The Daily

Posts Tagged ‘Venice’

The “Romance” of Travel

August 25, 2015 | by

Joseph Roth’s hotel years.

The Grand Hotel des Bains, where Thomas Mann wrote Death in Venice.

“I am a hotel citizen,” Joseph Roth declared in one of the newspaper dispatches anthologized in The Hotel Years: Wanderings in Europe Between the Wars, “a hotel patriot.” It’s easy to see why: Red Joseph was nothing if not a cosmopolitan humanist, and the hotel was his natural habitat. “The guests come from all over the world,” he explains:

Continents and seas, islands, peninsulas and ships, Christians, Jews, Buddhists, Muslims and even atheists are all represented in this hotel. The cashier adds, subtracts, counts and cheats in many languages, and changes every currency. Freed from the constriction of patriotism, from the blinkers of national feeling, slightly on holiday from the rigidity of love of land, people seem to come together here and at least appear to be what they should always be: children of the world.

 Read More »

See London with New (Old) Eyes, and Other News

March 5, 2014 | by

venice shystone

Canaletto’s Northumberland House, 1752, juxtaposed against contemporary London by Shystone.


Close Reading, and Other News

April 19, 2013 | by


  • A sly French literacy campaign wins international plaudits. (Look again: that’s it right there!)
  • Writers mobilize to save Venice’s bookshops.
  • Sadly, Portland’s Murder by the Book is meeting an unkinder fate.
  • “When she went to New York [from Boston], she wasn’t thinking about the work she was going to do—she was thinking about the clothes she was going to wear.” Sylvia Plath’s month at Mademoiselle, an experience that would figure in The Bell Jar.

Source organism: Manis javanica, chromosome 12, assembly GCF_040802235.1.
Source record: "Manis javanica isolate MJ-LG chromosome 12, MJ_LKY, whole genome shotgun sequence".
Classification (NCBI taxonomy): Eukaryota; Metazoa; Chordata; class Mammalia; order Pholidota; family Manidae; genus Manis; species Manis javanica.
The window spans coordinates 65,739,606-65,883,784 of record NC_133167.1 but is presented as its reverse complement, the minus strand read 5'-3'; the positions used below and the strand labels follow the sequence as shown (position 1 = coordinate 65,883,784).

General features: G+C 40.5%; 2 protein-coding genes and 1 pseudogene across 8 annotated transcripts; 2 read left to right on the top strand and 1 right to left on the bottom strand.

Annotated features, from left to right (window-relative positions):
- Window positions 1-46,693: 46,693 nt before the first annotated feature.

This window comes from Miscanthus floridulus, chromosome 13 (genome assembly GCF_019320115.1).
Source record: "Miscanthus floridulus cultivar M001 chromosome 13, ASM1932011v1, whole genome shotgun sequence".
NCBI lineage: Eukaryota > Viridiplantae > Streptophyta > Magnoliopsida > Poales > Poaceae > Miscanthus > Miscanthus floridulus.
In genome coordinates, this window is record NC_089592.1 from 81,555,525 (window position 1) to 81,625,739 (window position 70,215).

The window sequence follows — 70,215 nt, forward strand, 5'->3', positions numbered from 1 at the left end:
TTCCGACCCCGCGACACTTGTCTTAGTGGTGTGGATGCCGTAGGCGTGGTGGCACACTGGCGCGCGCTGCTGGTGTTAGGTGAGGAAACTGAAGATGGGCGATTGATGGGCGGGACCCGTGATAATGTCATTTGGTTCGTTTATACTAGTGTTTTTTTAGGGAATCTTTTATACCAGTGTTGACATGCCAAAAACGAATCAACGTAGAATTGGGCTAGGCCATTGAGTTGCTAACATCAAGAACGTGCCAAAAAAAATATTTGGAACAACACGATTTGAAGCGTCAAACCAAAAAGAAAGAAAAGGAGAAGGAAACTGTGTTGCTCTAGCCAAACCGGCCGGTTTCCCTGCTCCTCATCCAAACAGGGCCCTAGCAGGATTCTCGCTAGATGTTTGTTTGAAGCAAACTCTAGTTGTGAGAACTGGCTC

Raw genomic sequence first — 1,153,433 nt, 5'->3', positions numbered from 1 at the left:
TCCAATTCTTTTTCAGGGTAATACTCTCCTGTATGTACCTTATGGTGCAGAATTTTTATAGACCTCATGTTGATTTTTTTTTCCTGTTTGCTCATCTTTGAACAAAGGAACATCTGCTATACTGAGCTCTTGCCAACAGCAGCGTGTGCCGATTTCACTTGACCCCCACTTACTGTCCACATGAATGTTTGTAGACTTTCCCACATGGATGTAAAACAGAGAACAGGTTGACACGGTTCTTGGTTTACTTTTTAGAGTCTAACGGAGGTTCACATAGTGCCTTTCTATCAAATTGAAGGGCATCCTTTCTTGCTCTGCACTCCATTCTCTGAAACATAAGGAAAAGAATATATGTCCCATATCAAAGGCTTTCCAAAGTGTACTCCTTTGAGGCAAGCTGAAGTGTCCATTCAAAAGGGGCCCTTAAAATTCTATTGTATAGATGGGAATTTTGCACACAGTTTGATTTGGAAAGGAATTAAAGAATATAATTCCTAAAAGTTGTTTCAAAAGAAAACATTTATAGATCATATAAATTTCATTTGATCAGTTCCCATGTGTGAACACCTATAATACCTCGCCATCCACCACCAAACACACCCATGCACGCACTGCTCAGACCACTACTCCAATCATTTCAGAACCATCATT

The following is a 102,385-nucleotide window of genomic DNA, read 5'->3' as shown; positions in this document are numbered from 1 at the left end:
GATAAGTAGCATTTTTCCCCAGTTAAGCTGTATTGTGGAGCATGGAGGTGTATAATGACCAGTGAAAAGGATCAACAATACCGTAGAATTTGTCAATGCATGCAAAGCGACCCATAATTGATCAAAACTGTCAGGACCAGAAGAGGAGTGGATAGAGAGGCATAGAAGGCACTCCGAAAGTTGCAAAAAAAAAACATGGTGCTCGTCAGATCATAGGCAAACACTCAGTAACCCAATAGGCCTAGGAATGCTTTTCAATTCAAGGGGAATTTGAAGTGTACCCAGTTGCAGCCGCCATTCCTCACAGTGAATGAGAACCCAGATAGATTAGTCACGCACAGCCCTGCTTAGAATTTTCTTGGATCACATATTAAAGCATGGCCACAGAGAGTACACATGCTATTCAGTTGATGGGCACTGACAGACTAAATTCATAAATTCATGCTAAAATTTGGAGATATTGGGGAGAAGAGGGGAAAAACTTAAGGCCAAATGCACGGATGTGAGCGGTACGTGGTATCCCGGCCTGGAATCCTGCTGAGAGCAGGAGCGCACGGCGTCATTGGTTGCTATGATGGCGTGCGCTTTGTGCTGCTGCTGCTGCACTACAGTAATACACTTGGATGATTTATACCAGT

• Well, this was clearly never going to bother anyone: “10 Talented Female Authors I Wouldn’t Kick Out of Bed for Writing About Crackers.” (He has a type.)


    Literary Put-downs, Venetian Bookshops

    August 20, 2012 | by

  • “It’s a bookshop right on the canal that floods every year, so the eccentric, stray-cat-adopting owner keeps his books in boats, bathtubs and a disused gondola to protect them.” A visit to Venice’s Libreria Acqua Alta.
  • The fifty best literary put-downs.
  • “The original Palatino was based on humanist typefaces from the Italian Renaissance, and was named after sixteenth-century Italian calligraphy master Giambattista Palatino.” A history of the most popular fonts used in design.
  • And Then His Hands Went Below the Table: cheating, lying, and disgrace at the National Scrabble Championships.
  • “Panzer-man, panzer-man, O You— / Not God but a swastika.” According to FBI Files, Sylvia Plath’s father, Otto, may indeed have had Nazi sympathies.
  • [tweetbutton]